Is it really that Black and White?

Lenny Henry has hit out against the British television industry, declaring it unjust that the cast of popular T.V shows is predominantly white. Vocalising his frustration that the industry is made up of just 5.4% BAME people, he says things need to change.

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As probably seen on my previous posts, I am all for equality and any kind of discrimination is completely unacceptable to me.

production excluded) I have to disagree. It’s not in a racist manner in any degree, its just that shows such as Broadchurch, based in a little English town, would not be factually accurate if the cast was 50% BAME. Little towns like these are not very diverse, it only becomes so when you come to more urban cities and towns, so it could be argued that viewing quality would be affected.

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Furthermore, I am a huge fan of the show The Vampire Diaries and often it jumps back to the past, to reflect on days gone by.

Historically, in the US and UK especially, slavery was a massive controversy and in the 1900’s black people were oppressed. Yet in many programmes they are often portrayed as working class or wealthy individuals, which was not the case for most; this has most likely been done by production companies to avoid offending their audiences.

In regards to TV shows where the casts ethnicity doesn’t affect the storyline in any way, it is right that Lenny Henry should fight for the rights of BAME people. However, sometimes a white ensemble is used because it’s true to the story and as realistic as possible. Shows sometimes need to focus on being believable rather than whether or not it may upset someone.

Wherever you go, the film and TV industry will reflect their cliché “native” citizens of the country:

Japan-the cast will be predominantly Japanese.

Mexico and Spain-the cast will be predominantly Hispanic.

India-the cast will be predominantly Indian.

This is not due to racism, it’s just down to the fact that in these countries, Japanese, Hispanic and Indian people are of the majority, as is true of England. We are a diverse society and we welcome anyone who settles in our country, but in essence, there are (factually) more white people in Britain than BAME. So it makes sense that shows like Broadchurch reflect this fact to keep an essence of realism.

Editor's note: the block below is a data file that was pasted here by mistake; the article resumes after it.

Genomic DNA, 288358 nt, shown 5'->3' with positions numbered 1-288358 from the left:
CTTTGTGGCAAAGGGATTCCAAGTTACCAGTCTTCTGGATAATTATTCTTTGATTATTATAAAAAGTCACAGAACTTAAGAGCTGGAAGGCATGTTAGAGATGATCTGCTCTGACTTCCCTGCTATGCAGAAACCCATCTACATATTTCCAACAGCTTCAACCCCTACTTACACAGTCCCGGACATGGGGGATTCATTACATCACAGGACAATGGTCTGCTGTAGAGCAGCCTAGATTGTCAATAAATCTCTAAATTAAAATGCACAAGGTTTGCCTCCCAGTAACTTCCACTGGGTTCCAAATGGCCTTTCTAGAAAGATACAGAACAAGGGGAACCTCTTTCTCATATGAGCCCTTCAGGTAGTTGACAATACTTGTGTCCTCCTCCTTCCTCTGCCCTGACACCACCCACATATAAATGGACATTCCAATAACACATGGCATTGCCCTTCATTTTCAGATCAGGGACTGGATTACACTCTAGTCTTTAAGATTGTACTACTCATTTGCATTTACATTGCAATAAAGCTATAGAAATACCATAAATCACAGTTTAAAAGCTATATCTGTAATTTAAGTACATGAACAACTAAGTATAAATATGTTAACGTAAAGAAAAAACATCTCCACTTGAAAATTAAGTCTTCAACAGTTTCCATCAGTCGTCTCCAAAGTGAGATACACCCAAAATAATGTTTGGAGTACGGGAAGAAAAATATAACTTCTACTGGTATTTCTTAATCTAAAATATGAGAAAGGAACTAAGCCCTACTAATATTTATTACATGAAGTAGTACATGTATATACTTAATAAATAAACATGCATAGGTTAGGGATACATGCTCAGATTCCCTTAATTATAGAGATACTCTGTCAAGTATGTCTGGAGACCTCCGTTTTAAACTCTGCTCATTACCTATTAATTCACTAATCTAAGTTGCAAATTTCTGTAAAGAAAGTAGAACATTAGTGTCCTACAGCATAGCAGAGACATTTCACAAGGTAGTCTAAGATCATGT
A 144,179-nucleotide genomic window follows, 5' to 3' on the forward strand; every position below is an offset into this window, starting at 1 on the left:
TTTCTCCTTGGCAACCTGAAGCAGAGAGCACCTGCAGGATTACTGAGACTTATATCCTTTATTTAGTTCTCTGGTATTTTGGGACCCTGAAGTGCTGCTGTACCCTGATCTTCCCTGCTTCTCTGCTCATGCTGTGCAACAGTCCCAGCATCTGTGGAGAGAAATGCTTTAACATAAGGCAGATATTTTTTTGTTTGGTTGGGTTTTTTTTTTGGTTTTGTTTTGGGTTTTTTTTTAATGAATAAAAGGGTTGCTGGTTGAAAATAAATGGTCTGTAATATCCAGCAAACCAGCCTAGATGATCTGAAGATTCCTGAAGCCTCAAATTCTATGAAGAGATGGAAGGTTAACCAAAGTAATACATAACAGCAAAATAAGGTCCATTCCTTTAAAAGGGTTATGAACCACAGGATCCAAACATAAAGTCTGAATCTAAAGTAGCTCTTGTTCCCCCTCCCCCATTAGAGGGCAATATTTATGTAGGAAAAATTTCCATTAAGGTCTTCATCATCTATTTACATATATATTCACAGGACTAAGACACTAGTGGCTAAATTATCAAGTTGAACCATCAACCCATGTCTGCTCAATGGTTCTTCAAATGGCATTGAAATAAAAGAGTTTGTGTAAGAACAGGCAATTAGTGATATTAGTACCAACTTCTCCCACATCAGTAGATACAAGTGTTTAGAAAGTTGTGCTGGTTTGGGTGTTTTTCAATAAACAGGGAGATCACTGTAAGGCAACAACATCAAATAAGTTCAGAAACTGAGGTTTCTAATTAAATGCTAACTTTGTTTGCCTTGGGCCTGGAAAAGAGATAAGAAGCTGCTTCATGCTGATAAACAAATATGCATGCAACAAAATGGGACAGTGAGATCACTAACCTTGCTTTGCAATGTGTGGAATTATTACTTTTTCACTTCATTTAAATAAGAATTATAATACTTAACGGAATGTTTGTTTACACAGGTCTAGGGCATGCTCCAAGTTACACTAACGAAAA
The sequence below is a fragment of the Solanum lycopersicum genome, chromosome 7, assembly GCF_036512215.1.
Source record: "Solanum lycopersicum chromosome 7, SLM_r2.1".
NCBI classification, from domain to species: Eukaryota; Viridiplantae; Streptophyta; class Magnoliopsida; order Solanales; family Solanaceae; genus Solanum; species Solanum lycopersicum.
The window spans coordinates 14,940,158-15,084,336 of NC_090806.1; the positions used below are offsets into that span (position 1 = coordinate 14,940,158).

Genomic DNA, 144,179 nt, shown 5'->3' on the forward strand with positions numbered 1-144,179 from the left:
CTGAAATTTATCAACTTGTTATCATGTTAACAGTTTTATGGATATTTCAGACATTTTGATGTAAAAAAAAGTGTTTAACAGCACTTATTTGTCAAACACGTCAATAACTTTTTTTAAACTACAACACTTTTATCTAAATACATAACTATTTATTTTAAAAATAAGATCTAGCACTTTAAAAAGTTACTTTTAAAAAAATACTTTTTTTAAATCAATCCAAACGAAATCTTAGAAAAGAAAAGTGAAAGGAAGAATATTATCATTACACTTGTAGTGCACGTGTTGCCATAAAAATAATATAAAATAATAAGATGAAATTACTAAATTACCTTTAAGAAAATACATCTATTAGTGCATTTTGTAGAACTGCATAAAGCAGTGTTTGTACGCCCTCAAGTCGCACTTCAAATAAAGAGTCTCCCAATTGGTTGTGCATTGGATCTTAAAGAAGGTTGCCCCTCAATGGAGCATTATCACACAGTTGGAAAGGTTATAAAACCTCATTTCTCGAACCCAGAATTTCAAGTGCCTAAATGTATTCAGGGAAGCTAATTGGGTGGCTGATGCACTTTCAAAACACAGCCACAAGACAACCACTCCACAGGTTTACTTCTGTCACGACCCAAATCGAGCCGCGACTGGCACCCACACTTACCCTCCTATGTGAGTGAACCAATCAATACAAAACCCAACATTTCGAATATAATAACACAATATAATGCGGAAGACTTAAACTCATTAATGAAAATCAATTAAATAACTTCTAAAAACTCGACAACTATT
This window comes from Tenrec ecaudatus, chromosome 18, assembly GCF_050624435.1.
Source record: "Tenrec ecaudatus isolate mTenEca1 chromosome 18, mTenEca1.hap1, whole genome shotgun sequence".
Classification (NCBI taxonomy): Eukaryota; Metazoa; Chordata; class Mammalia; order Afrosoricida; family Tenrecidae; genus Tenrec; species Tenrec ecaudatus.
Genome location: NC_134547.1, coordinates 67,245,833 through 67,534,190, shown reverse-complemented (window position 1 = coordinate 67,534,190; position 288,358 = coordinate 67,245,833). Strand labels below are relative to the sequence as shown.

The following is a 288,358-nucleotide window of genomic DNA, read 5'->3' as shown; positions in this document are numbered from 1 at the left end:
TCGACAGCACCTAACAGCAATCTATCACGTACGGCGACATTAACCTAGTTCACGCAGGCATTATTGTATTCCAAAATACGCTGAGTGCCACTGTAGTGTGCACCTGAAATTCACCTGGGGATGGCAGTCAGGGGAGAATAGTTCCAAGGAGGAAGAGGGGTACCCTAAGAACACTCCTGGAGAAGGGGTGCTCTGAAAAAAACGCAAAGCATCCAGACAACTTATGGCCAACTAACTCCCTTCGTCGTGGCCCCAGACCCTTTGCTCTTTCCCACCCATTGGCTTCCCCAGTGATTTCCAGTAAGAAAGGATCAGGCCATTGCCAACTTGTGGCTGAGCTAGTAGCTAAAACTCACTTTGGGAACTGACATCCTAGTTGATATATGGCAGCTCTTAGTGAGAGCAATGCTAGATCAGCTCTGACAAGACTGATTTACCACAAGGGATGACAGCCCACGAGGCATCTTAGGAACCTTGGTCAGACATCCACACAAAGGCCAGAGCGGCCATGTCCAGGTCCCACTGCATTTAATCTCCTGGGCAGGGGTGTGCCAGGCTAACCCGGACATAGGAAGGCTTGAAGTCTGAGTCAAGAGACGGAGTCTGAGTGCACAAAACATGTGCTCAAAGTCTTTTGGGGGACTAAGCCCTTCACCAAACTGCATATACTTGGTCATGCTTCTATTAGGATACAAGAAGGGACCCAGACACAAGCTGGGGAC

People have equal opportunity in Britain and there is no discrimination against the BAME  population when comes to casting people for TV. It’s just that sometimes, appropriateness needs to be taken into account and someone may not be right for certain roles.

The boundaries are blurred most of the time because political correctness always forgets to wear it’s glasses.

Lenny Henry should definitely fight for equal chances but it needs to be realised that it’s not always possible.

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Baa Baa Rainbow sheep, have you any sense?

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Don’t get me wrong. I stand for equality; for gay rights; for the world to see eachother in an unbiased way; for people to be able to look at another (someone who is different to themselves) and be able to smile because they realise people are unique. That someone shouldn’t be judged by the way they look, how old they are, who they love or whether they have a penis.

But on the other hand, the world has gone mad!